While international observers declared the election credible, it was marred by the exclusion of two prominent opposition politicians, Khalifa Sall and Karim Wade, who might have seriously challenged President Sall. In January 2019, just weeks before the polls, the Constitutional Council ruled they were both ineligible to run for president because they had been convicted in separate, politically fraught corruption cases.
In November 2021, the Council of Ministers adopted a draft revision of the Constitution that would reintroduce the position of prime minister, which had been abolished in May 2019. Further draft amendments reintroduced the accountability of the government to the National Assembly—a provision that had also been removed in 2019—and restored the president’s power to dissolve the legislative body. Though the National Assembly voted to adopt the revisions in December, they had not come into force by year’s end.
|Were the current national legislative representatives elected through free and fair elections?||3.003 4.004|
Members of Senegal’s 165-seat National Assembly are elected to five-year terms, with 105 elected in single-member districts, and 60 by proportional representation. In the July 2017 parliamentary elections, the ruling United in Hope (BBY) coalition won 125 seats, followed by Abdoulaye Wade’s Winning Coalition–Wattu Senegaal with 19. Khalifa Sall’s Mankoo Taxawu Senegaal coalition took 7, and 11 groups divided the remainder. International observers deemed the elections credible despite significant procedural errors and logistical challenges.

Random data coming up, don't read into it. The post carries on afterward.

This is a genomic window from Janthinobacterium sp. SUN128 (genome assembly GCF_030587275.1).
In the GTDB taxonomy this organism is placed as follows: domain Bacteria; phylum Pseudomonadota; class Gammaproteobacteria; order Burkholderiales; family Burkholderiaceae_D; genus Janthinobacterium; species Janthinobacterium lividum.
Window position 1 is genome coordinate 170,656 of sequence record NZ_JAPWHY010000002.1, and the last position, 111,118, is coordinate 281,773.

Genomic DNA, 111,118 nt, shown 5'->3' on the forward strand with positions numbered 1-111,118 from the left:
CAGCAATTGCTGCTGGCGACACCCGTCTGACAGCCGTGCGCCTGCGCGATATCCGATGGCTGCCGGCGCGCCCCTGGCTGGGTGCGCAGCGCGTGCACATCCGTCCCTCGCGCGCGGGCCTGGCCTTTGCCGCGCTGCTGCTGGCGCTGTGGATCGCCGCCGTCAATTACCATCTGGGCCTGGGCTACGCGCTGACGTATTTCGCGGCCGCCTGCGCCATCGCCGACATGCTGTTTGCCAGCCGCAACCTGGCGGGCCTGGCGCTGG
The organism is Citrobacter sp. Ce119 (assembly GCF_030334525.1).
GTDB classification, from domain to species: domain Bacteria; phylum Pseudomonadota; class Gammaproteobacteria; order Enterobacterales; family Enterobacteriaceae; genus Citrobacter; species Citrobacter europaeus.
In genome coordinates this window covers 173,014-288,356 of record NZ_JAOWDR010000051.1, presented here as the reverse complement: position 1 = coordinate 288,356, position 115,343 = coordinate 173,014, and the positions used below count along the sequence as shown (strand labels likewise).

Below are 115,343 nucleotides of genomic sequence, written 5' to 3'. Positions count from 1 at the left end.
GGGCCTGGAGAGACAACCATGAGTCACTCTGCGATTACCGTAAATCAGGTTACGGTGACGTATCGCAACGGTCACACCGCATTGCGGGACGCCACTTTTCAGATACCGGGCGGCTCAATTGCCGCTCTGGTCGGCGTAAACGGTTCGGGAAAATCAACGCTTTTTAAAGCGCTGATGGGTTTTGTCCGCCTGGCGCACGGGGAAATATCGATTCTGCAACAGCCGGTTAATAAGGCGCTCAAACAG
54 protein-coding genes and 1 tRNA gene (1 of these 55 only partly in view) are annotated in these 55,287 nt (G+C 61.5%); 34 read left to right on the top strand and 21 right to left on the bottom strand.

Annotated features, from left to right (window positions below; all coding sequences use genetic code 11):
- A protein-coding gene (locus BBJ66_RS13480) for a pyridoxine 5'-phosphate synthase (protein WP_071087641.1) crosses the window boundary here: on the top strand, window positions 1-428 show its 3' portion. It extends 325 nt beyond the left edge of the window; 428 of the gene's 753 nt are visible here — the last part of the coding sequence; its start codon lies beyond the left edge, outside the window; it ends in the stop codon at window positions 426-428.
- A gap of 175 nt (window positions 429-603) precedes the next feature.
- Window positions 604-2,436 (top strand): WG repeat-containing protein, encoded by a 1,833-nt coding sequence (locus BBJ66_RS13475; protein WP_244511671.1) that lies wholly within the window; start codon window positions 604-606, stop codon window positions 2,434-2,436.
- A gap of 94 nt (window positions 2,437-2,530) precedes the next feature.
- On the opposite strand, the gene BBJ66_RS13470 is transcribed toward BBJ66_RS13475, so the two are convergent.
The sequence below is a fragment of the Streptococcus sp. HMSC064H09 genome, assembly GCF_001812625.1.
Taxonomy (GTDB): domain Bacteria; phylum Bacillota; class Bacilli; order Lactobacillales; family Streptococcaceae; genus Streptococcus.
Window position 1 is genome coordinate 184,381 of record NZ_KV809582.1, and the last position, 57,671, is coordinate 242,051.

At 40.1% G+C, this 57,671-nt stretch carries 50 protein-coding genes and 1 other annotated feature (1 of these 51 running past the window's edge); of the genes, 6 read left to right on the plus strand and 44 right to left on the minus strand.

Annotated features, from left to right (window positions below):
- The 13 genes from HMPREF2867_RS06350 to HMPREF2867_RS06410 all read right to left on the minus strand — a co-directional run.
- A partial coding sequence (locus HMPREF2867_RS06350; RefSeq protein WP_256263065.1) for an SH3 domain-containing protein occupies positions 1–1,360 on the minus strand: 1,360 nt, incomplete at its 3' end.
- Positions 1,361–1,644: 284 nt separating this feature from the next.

New biometric voting cards were distributed to only 70 percent of eligible voters before the 2017 elections. Some voters were allegedly disenfranchised because of difficulties related to securing alternative identification measures, which were approved just four days before the elections.
Local elections have been repeatedly delayed since 2019, and were again postponed in March 2021, when the National Assembly voted to reschedule the polls for January 2022.
|Are the electoral laws and framework fair, and are they implemented impartially by the relevant election management bodies?||3.003 4.004|
The National Autonomous Electoral Commission (CENA) administers elections. Although the CENA is nominally independent, its members are appointed by the president. The opposition criticized the government for making important changes ahead of the 2017 legislative balloting, including the introduction of the new biometric voting system, without engaging in dialogue or building political consensus.